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Acad Med. 2017 Oct 3. doi: 10.1097/ACM.0000000000001936. [Epub ahead of print]

Leading by Example: Role Modeling Resilience Helps Our Learners and Ourselves.

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M.M. Abaza is professor of otolaryngology, University of Colorado School of Medicine, Aurora, Colorado. K.G. Nelson is clinical professor of pediatrics, Keck School of Medicine of USC, Los Angeles, California.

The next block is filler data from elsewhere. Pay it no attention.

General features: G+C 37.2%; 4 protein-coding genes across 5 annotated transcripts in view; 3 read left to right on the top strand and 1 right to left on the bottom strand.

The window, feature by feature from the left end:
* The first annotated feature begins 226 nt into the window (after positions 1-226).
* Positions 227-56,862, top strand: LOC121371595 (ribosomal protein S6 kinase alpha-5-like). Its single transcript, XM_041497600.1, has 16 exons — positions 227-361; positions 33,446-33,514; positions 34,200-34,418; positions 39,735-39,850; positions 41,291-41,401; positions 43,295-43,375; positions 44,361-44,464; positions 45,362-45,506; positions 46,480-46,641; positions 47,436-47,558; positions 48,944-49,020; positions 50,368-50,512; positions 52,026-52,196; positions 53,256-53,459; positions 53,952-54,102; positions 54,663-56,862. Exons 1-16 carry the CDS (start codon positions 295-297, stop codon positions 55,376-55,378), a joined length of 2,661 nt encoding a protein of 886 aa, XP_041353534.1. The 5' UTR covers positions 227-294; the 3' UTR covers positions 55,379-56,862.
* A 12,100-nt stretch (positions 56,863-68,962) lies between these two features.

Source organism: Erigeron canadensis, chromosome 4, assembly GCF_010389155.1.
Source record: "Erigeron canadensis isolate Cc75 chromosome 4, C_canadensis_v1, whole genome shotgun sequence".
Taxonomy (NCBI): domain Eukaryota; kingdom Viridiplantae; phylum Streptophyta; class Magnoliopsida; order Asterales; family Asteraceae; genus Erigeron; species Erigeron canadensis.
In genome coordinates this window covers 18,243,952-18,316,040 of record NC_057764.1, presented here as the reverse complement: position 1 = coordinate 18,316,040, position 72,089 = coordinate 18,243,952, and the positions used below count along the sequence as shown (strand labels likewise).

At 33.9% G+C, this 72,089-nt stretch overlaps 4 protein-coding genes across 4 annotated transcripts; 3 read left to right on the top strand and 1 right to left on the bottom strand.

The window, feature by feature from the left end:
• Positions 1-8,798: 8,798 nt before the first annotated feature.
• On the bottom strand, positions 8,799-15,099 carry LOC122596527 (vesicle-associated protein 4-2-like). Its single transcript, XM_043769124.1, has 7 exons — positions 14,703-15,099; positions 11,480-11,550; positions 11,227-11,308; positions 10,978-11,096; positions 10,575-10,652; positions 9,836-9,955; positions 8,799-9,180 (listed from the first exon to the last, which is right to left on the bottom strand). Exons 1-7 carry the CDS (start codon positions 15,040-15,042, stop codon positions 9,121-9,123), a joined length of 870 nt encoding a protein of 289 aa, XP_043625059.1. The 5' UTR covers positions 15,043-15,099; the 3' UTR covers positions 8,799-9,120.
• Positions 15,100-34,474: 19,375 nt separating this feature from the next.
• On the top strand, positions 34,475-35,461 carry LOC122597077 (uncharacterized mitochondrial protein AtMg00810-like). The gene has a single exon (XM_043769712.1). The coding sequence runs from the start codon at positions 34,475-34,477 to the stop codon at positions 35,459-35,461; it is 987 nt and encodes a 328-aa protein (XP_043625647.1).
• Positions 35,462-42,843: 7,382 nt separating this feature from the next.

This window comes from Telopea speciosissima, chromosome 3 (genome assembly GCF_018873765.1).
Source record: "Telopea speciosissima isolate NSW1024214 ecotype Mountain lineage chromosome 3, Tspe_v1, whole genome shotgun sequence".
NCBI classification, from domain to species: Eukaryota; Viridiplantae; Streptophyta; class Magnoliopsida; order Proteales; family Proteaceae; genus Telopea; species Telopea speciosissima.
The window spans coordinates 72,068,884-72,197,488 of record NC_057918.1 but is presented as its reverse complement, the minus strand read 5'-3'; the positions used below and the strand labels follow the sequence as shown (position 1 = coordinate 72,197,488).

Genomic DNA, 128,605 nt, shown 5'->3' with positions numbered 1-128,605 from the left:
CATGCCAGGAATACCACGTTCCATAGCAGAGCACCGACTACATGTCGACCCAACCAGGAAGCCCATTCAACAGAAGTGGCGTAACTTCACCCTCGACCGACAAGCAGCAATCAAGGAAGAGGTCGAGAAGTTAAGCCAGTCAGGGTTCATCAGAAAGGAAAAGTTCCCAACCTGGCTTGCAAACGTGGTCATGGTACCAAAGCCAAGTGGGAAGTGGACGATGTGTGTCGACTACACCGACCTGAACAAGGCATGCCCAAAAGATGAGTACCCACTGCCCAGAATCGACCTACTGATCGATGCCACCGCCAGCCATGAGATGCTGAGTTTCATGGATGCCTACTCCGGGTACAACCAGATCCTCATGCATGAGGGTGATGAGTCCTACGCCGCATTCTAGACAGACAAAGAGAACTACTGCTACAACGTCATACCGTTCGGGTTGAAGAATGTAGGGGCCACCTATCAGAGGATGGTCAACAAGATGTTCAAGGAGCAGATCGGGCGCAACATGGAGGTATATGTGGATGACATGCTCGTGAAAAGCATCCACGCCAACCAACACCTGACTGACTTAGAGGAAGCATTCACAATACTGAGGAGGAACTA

The issues of burnout and its consequences are some of the most prevalent topics in conversations about the practice of medicine today. Many reports have focused on the contributors that fuel this epidemic, but the time has come to begin to focus on solutions. Prominent national efforts, including a National Academy of Medicine collaborative task force and the 2017 Accreditation Council for Graduate Medical Education common program requirements' focus on wellness, are presenting opportunities for academic medicine faculty to take the lead in turning this tide. While solutions to the burnout crisis are complex, the foundations of improving this epidemic lie in restoring a sense of purpose and balance in the lives of those who work in academic medicine. The inherent value of academic medicine to improve others' lives through patient care, the advancement of knowledge, and the education of the next generation is a unique opportunity that many other professions do not share. On the best days, academic medicine faculty must remember to look for that joy and to express it to learners, and, on the worst, they must demonstrate to learners how to practice self-care and how to create personal resilience. By taking on the role of becoming resilient, faculty start to foster a culture of well-being rather than burnout and can begin to find solutions instead of continuing to describe the problem.

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